More than 1.5 billion people don’t have access to electricity, according to the U. N. Development Program. That means, among other things, that school children with homework to do are left in the dark.
But some poor, rural areas that lack electricity may find they can generate it from something many do have plenty of: coconut shells and fruit pits.
University of Kentucky plant scientist Seth DeBolt and colleagues wanted to find a fuel that people in poor, rural areas could use to generate electricity. While on a study trip in rural Indonesia, he was struck by something he saw everywhere he went:
“The incredible efficiency at which agricultural products are used in Indonesia,” DeBolt says. “There’s very little waste.”
Little waste means little left over that could be used for fuel. Farmers grew mangoes and jackfruit above coffee bushes and livestock fodder. Everything they grew was used for something. Even the scraps of fruit were fed to chickens. So growing a separate fuel crop would take land away from food crops, something DeBolt definitely wanted to avoid.
“The people at most risk with respect to energy poverty, typically they’re the same people who have food insecurity issues as it is,” he says. “And any change in availability would be most detrimental to that group of people.”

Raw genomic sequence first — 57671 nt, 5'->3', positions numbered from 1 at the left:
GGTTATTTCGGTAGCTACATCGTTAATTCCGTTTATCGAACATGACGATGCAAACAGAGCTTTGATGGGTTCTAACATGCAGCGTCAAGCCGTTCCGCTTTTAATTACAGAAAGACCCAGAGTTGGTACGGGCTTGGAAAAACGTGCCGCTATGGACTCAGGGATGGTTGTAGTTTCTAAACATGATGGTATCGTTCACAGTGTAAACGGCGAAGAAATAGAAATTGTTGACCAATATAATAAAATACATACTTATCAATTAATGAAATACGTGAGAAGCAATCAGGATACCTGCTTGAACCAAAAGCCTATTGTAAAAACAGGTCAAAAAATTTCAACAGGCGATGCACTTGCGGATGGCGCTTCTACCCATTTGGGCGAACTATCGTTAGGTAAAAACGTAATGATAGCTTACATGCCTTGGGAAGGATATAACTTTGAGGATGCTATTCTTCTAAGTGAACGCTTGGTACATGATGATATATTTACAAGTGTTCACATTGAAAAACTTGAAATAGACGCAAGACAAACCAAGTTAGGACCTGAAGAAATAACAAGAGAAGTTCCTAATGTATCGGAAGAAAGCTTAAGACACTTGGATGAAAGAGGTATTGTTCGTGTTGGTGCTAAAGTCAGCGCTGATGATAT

But there is one promising item DeBolt found in abundance that would not create competition between food and fuel.
“It’s the shell of a coconut, or the pit of a mango. And these are generally thrown out.”
Though you can’t eat it and you can’t feed it to livestock, DeBolt says a coconut shell or mango pit has a lot of energy in it.
“It compares roughly to low- to moderate-grade coal in its heating value,” he says, “which is excellent.”
The same is true for the pit of an olive, peach or cherry, or the shell of an almond or walnut. All that is needed is a way to release the energy.
DeBolt says a company in India called Husk Power is using small generators in local villages to turn rice hulls into electricity. They use a process called gasification: heating plant matter in a low-oxygen chamber releases gases that can be burned in an engine that spins a power-generating turbine.
DeBolt says his team saw the possibilities for coconut shells and mango pits.
In a new study in the Proceedings of the National Academy of Sciences, DeBolt and his colleagues used some rough calculations of coconut, mango and other fruit production and the efficiency of the gas generators. And they found in a country like Indonesia, for example, these systems could provide as much as 13 percent of the national energy needs.